Muerth pointed out Tuesday that the Cape Coral City Council never approved the agreements either, postponing their vote until after the union’s vote.

He argued that the newest proposal also offers the city savings.

Hament explained that the numbers do not match up, and that the city’s priority has been addressing the budget shortfall. He noted that making sure the department is on par pay-wise with others in the region is not a focus.

“When you have the resources, it should became a priority,” Hament said.

Muerth argued that the city considered “comparables” when City Manager Gary King was hired and when it came to his incentive pay, as well as when the new economic development official was recently hired “at the top of the grade.”

“Comparables aren’t important when it comes to police, fire, the man out on the street,” he said. “You guys are going after the workers in this case.”

“We’re asking for fairness and the city doesn’t want to play fair,” Muerth continued. “The priority now is to take the money out of the pockets of the city workers.”

As for the police union’s newest proposal, furloughs were a sore spot.

“We’re trying to get out of the furlough business,” Hament told union leaders Tuesday. “It (the city) wants people to work full-time.”

He argued that furloughs are a temporary fix, that once they are lifted, the situation and related issues still exist. He said they are used to maintain high pay levels by avoiding salary reductions and permit employees to work less.

Grau explained that furloughs will not affect service levels, and the savings from the newest proposal match what was lost in the tentative agreements.

“I know it’s not ideal, but it gets the job done,” Grau said.

The police union’s attorney agreed, questioning the city’s motives.

“The city has asked the union to give – the union has responded by giving handsomely,” attorney Gene Gibbons said Tuesday. “If the city is getting the money they need, I don’t understand why they care how it’s packaged.”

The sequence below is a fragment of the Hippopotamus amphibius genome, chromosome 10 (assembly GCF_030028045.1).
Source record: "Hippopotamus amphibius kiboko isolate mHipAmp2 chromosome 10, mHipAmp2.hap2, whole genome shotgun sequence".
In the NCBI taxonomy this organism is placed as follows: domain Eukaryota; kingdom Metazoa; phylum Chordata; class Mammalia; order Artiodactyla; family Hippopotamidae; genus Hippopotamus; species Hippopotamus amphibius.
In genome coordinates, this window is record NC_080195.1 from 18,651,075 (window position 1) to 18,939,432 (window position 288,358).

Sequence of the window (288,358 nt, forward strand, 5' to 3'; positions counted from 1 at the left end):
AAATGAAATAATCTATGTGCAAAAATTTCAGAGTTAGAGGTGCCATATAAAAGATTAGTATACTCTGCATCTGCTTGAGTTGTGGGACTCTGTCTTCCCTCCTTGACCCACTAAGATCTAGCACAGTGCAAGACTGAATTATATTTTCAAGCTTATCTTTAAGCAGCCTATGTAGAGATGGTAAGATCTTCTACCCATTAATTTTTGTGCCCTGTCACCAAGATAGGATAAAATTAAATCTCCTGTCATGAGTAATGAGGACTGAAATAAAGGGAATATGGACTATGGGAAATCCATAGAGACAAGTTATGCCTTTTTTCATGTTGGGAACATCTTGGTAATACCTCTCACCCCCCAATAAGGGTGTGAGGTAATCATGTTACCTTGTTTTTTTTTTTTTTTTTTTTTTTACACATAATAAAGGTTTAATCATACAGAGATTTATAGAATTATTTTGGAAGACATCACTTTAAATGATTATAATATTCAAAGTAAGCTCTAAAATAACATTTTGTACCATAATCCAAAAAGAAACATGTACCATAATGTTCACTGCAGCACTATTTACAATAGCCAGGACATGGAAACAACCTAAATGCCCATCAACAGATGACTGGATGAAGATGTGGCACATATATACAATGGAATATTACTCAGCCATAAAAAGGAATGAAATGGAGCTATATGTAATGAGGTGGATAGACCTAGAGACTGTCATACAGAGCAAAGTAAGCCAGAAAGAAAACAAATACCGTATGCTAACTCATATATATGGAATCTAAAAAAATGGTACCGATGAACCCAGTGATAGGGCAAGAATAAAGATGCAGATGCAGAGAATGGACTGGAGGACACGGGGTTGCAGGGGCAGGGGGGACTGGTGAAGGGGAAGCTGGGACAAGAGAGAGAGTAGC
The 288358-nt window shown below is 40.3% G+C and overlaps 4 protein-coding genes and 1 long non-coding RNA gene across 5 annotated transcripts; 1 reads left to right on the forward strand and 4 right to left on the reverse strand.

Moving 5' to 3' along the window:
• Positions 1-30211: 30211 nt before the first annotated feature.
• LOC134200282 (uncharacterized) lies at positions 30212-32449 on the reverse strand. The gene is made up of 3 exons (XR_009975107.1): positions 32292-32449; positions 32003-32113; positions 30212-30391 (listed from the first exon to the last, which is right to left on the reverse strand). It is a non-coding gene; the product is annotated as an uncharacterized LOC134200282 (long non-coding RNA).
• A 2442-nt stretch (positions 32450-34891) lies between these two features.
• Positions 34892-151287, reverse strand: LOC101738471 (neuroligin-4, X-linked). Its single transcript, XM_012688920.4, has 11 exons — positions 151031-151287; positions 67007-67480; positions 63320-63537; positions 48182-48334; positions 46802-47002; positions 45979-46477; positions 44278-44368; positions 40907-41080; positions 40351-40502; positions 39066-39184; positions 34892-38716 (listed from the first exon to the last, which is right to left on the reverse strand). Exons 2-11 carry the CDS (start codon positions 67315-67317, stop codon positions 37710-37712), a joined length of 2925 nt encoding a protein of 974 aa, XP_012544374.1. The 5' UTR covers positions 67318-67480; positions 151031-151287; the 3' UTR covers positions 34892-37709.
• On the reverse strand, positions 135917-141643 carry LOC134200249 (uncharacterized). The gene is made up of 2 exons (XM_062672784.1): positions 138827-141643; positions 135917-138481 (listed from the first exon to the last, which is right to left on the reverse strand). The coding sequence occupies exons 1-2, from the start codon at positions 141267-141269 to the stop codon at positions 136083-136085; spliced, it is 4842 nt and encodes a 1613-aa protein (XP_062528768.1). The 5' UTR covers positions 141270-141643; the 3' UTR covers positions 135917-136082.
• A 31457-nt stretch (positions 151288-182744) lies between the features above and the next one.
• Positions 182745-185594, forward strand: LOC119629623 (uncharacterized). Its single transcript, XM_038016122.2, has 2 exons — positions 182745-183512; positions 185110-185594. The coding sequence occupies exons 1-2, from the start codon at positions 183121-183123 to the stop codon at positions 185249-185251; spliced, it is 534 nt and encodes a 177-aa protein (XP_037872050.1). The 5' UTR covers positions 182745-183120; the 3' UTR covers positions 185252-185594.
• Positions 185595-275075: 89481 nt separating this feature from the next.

As the city and union negotiations continue, the impasse with both stands. The city has waived the first step – mediation – which one party can do, by law. The next step is a special magistrate, which both parties must waive.

As of Tuesday, a special magistrate had been assigned for the police union and city’s impasse case. For the fire union case, one was assigned, but later resigned, so a substitute special magistrate must be chosen to oversee it.

Hament previously said the city wants to waive the first two steps and take the issue directly to the legislative body, which would be the city council. The magistrate can provide a recommendation, but the council has the final say.

Kunkel, Miller & Hament has been representing the city in the negotiations with fire and police, as well as general employees. As of Sept. 7, the city had paid the firm $114,527 for its services in regards to the general employees.

The city had paid $54,348 regarding fire and $74,318 regarding police.

More recent figures were not immediately available Tuesday.